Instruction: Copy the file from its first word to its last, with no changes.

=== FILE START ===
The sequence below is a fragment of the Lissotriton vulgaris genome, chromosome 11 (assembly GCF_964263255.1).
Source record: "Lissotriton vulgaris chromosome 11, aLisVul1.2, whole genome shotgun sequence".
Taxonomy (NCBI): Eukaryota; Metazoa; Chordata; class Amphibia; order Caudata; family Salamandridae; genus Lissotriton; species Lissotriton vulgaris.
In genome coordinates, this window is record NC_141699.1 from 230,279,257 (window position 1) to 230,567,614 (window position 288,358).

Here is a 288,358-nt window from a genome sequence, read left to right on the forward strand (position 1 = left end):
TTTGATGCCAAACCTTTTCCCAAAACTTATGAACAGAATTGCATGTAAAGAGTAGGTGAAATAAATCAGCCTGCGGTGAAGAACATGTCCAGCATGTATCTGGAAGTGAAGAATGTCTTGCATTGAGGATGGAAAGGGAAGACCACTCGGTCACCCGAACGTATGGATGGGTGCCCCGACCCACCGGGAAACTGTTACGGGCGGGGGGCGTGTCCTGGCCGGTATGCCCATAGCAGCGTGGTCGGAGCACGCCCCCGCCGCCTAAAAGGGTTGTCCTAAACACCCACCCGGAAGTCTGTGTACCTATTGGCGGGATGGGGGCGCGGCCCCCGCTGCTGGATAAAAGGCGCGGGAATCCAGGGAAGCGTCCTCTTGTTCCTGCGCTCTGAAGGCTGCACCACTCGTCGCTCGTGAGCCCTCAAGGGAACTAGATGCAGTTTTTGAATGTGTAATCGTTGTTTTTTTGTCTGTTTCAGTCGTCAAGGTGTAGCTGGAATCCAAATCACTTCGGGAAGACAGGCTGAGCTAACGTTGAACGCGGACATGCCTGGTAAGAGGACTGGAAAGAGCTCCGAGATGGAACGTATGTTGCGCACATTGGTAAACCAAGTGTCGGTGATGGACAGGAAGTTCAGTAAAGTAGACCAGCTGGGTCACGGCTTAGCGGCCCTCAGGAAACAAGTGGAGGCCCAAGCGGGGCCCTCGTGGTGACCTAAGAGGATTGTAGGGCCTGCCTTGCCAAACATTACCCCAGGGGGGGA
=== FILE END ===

The sequence below is a fragment of the Lissotriton vulgaris genome, chromosome 11 (assembly GCF_964263255.1).
Source record: "Lissotriton vulgaris chromosome 11, aLisVul1.2, whole genome shotgun sequence".
Taxonomy (NCBI): Eukaryota; Metazoa; Chordata; class Amphibia; order Caudata; family Salamandridae; genus Lissotriton; species Lissotriton vulgaris.
In genome coordinates, this window is record NC_141699.1 from 230,279,257 (window position 1) to 230,567,614 (window position 288,358).

Here is a 288,358-nt window from a genome sequence, read left to right on the forward strand (position 1 = left end):
TTTGATGCCAAACCTTTTCCCAAAACTTATGAACAGAATTGCATGTAAAGAGTAGGTGAAATAAATCAGCCTGCGGTGAAGAACATGTCCAGCATGTATCTGGAAGTGAAGAATGTCTTGCATTGAGGATGGAAAGGGAAGACCACTCGGTCACCCGAACGTATGGATGGGTGCCCCGACCCACCGGGAAACTGTTACGGGCGGGGGGCGTGTCCTGGCCGGTATGCCCATAGCAGCGTGGTCGGAGCACGCCCCCGCCGCCTAAAAGGGTTGTCCTAAACACCCACCCGGAAGTCTGTGTACCTATTGGCGGGATGGGGGCGCGGCCCCCGCTGCTGGATAAAAGGCGCGGGAATCCAGGGAAGCGTCCTCTTGTTCCTGCGCTCTGAAGGCTGCACCACTCGTCGCTCGTGAGCCCTCAAGGGAACTAGATGCAGTTTTTGAATGTGTAATCGTTGTTTTTTTGTCTGTTTCAGTCGTCAAGGTGTAGCTGGAATCCAAATCACTTCGGGAAGACAGGCTGAGCTAACGTTGAACGCGGACATGCCTGGTAAGAGGACTGGAAAGAGCTCCGAGATGGAACGTATGTTGCGCACATTGGTAAACCAAGTGTCGGTGATGGACAGGAAGTTCAGTAAAGTAGACCAGCTGGGTCACGGCTTAGCGGCCCTCAGGAAACAAGTGGAGGCCCAAGCGGGGCCCTCGTGGTGACCTAAGAGGATTGTAGGGCCTGCCTTGCCAAACATTACCCCAGGGGGGGA